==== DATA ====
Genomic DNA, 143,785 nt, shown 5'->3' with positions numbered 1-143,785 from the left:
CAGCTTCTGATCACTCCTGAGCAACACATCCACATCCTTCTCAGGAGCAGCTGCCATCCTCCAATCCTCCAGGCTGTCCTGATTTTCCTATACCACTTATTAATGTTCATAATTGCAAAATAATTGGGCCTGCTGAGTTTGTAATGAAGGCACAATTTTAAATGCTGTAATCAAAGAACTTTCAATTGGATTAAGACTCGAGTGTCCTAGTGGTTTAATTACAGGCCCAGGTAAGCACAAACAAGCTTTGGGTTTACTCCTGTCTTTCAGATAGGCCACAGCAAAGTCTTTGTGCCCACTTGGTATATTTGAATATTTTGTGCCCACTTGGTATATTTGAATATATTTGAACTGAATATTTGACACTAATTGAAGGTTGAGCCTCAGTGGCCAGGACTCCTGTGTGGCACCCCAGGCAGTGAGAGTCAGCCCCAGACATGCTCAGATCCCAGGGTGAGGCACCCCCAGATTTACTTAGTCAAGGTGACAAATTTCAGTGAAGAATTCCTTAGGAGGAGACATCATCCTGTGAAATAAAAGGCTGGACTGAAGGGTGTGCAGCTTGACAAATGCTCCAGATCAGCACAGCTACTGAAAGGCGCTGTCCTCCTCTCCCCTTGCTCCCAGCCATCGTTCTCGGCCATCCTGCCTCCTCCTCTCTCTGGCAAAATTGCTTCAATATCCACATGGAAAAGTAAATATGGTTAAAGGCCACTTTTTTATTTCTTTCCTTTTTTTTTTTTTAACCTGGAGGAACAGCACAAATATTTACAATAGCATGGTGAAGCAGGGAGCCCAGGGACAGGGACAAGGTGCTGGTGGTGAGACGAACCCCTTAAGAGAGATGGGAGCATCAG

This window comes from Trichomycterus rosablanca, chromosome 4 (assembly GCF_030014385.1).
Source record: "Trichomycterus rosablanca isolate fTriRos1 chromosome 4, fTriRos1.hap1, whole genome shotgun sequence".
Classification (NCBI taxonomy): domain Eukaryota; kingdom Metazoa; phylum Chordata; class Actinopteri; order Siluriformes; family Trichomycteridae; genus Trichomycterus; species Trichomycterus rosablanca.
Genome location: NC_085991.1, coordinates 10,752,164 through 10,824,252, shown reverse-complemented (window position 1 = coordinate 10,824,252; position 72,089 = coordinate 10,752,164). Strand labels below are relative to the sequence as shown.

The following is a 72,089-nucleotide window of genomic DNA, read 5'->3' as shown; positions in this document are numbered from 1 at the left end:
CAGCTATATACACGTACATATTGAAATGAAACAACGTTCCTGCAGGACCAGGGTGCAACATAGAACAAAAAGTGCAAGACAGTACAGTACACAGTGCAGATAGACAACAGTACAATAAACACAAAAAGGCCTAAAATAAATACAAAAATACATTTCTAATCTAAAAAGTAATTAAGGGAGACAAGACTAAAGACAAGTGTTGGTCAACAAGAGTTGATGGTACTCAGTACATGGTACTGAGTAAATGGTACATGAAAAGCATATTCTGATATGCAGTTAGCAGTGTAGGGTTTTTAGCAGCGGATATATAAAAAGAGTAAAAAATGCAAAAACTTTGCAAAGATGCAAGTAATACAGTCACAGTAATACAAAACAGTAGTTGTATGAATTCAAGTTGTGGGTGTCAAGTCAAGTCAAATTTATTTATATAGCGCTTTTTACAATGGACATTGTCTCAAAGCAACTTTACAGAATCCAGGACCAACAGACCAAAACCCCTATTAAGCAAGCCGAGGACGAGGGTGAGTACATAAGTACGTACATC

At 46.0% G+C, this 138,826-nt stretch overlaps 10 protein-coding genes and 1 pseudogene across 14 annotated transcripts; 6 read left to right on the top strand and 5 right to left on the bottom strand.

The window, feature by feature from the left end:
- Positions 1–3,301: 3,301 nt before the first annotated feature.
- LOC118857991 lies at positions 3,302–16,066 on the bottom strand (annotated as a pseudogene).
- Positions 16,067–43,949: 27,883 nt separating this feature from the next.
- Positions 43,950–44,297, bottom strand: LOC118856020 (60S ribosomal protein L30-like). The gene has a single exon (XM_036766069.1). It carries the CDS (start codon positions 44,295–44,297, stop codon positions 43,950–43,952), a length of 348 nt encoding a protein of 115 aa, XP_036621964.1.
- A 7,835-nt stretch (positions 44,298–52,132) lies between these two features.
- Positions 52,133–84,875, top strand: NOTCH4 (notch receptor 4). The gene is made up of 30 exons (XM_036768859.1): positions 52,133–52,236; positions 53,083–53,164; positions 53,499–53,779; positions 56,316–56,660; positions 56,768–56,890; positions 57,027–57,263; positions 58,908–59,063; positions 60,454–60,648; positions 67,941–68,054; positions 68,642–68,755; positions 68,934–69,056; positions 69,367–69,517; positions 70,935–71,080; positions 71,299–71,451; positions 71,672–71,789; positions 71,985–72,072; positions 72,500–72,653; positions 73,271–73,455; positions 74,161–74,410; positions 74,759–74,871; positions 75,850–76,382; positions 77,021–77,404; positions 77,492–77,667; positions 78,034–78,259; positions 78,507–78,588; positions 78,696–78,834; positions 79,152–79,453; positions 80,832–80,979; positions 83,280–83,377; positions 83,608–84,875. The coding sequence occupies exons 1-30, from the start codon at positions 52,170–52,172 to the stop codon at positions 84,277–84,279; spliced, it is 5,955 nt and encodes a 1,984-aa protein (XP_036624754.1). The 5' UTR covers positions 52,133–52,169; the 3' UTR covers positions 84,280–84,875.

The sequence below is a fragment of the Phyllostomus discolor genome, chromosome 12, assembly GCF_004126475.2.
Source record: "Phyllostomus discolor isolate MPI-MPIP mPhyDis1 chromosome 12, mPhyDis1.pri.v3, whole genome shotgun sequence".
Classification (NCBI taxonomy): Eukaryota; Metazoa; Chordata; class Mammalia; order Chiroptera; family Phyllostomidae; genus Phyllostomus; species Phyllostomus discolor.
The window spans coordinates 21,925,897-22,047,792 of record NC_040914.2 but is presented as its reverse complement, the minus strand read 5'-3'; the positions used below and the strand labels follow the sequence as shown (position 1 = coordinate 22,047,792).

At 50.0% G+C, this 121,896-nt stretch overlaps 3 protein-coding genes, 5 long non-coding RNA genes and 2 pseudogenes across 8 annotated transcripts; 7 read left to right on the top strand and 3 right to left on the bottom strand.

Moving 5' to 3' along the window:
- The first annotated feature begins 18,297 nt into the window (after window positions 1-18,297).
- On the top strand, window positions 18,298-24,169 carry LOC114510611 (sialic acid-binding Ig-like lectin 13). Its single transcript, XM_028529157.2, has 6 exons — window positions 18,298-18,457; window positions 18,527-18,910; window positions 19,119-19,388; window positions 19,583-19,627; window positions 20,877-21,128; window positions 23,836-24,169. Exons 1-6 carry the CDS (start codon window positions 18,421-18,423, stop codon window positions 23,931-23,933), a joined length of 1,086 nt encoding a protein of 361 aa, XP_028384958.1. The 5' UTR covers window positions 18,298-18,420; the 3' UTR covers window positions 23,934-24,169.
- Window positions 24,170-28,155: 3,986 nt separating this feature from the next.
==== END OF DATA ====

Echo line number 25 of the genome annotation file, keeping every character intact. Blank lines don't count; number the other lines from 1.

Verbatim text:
- Window positions 24,170-28,155: 3,986 nt separating this feature from the next.